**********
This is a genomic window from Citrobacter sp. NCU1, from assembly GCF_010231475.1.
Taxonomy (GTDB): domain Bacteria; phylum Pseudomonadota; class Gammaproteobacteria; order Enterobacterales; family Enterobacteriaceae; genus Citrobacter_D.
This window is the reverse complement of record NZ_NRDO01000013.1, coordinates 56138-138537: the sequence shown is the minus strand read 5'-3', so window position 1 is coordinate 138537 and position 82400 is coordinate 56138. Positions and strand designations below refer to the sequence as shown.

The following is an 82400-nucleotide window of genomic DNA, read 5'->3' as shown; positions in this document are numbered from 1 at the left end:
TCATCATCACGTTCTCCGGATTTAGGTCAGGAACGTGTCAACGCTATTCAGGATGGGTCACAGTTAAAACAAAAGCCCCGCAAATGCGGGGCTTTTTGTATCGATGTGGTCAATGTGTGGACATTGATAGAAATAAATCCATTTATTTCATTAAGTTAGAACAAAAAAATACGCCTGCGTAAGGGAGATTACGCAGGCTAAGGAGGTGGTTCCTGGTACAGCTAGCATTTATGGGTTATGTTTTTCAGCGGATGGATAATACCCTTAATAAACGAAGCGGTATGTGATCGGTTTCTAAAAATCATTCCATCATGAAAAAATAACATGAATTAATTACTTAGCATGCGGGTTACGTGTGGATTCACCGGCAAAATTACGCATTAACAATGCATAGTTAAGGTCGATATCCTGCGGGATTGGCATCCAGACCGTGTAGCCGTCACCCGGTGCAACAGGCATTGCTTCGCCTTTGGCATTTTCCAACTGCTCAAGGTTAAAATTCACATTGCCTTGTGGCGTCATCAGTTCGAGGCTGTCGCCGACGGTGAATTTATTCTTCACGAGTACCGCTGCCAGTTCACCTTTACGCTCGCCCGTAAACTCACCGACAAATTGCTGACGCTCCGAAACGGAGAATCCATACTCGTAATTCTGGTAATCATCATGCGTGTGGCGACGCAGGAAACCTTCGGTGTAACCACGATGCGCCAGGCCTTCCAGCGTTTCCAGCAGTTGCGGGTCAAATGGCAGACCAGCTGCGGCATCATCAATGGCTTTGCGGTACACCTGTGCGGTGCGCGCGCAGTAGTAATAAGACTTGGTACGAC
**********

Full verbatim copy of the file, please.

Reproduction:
This is a genomic window from Citrobacter sp. NCU1, from assembly GCF_010231475.1.
Taxonomy (GTDB): domain Bacteria; phylum Pseudomonadota; class Gammaproteobacteria; order Enterobacterales; family Enterobacteriaceae; genus Citrobacter_D.
This window is the reverse complement of record NZ_NRDO01000013.1, coordinates 56138-138537: the sequence shown is the minus strand read 5'-3', so window position 1 is coordinate 138537 and position 82400 is coordinate 56138. Positions and strand designations below refer to the sequence as shown.

The following is an 82400-nucleotide window of genomic DNA, read 5'->3' as shown; positions in this document are numbered from 1 at the left end:
TCATCATCACGTTCTCCGGATTTAGGTCAGGAACGTGTCAACGCTATTCAGGATGGGTCACAGTTAAAACAAAAGCCCCGCAAATGCGGGGCTTTTTGTATCGATGTGGTCAATGTGTGGACATTGATAGAAATAAATCCATTTATTTCATTAAGTTAGAACAAAAAAATACGCCTGCGTAAGGGAGATTACGCAGGCTAAGGAGGTGGTTCCTGGTACAGCTAGCATTTATGGGTTATGTTTTTCAGCGGATGGATAATACCCTTAATAAACGAAGCGGTATGTGATCGGTTTCTAAAAATCATTCCATCATGAAAAAATAACATGAATTAATTACTTAGCATGCGGGTTACGTGTGGATTCACCGGCAAAATTACGCATTAACAATGCATAGTTAAGGTCGATATCCTGCGGGATTGGCATCCAGACCGTGTAGCCGTCACCCGGTGCAACAGGCATTGCTTCGCCTTTGGCATTTTCCAACTGCTCAAGGTTAAAATTCACATTGCCTTGTGGCGTCATCAGTTCGAGGCTGTCGCCGACGGTGAATTTATTCTTCACGAGTACCGCTGCCAGTTCACCTTTACGCTCGCCCGTAAACTCACCGACAAATTGCTGACGCTCCGAAACGGAGAATCCATACTCGTAATTCTGGTAATCATCATGCGTGTGGCGACGCAGGAAACCTTCGGTGTAACCACGATGCGCCAGGCCTTCCAGCGTTTCCAGCAGTTGCGGGTCAAATGGCAGACCAGCTGCGGCATCATCAATGGCTTTGCGGTACACCTGTGCGGTGCGCGCGCAGTAGTAATAAGACTTGGTACGAC